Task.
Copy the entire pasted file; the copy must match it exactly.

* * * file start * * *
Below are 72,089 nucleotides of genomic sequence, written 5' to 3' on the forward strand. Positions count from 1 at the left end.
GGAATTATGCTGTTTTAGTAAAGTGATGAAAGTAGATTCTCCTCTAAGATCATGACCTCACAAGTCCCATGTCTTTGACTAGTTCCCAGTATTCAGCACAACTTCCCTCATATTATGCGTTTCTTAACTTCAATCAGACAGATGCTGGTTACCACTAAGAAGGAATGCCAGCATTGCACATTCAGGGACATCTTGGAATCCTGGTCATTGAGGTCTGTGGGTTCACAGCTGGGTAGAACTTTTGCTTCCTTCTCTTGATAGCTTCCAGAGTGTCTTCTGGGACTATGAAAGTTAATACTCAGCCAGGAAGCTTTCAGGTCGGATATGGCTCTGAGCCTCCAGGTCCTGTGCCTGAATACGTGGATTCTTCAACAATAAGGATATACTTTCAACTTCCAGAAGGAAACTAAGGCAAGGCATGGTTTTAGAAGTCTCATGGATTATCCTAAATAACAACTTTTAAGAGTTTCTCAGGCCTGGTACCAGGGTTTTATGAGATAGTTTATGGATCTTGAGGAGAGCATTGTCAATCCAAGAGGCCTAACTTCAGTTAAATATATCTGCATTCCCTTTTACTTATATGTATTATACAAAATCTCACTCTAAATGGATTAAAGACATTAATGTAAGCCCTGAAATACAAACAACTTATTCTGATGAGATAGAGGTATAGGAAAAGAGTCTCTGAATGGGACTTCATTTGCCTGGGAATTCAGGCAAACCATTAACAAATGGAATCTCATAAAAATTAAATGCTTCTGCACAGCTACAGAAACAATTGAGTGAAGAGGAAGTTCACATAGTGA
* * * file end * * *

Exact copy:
Below are 72,089 nucleotides of genomic sequence, written 5' to 3' on the forward strand. Positions count from 1 at the left end.
GGAATTATGCTGTTTTAGTAAAGTGATGAAAGTAGATTCTCCTCTAAGATCATGACCTCACAAGTCCCATGTCTTTGACTAGTTCCCAGTATTCAGCACAACTTCCCTCATATTATGCGTTTCTTAACTTCAATCAGACAGATGCTGGTTACCACTAAGAAGGAATGCCAGCATTGCACATTCAGGGACATCTTGGAATCCTGGTCATTGAGGTCTGTGGGTTCACAGCTGGGTAGAACTTTTGCTTCCTTCTCTTGATAGCTTCCAGAGTGTCTTCTGGGACTATGAAAGTTAATACTCAGCCAGGAAGCTTTCAGGTCGGATATGGCTCTGAGCCTCCAGGTCCTGTGCCTGAATACGTGGATTCTTCAACAATAAGGATATACTTTCAACTTCCAGAAGGAAACTAAGGCAAGGCATGGTTTTAGAAGTCTCATGGATTATCCTAAATAACAACTTTTAAGAGTTTCTCAGGCCTGGTACCAGGGTTTTATGAGATAGTTTATGGATCTTGAGGAGAGCATTGTCAATCCAAGAGGCCTAACTTCAGTTAAATATATCTGCATTCCCTTTTACTTATATGTATTATACAAAATCTCACTCTAAATGGATTAAAGACATTAATGTAAGCCCTGAAATACAAACAACTTATTCTGATGAGATAGAGGTATAGGAAAAGAGTCTCTGAATGGGACTTCATTTGCCTGGGAATTCAGGCAAACCATTAACAAATGGAATCTCATAAAAATTAAATGCTTCTGCACAGCTACAGAAACAATTGAGTGAAGAGGAAGTTCACATAGTGA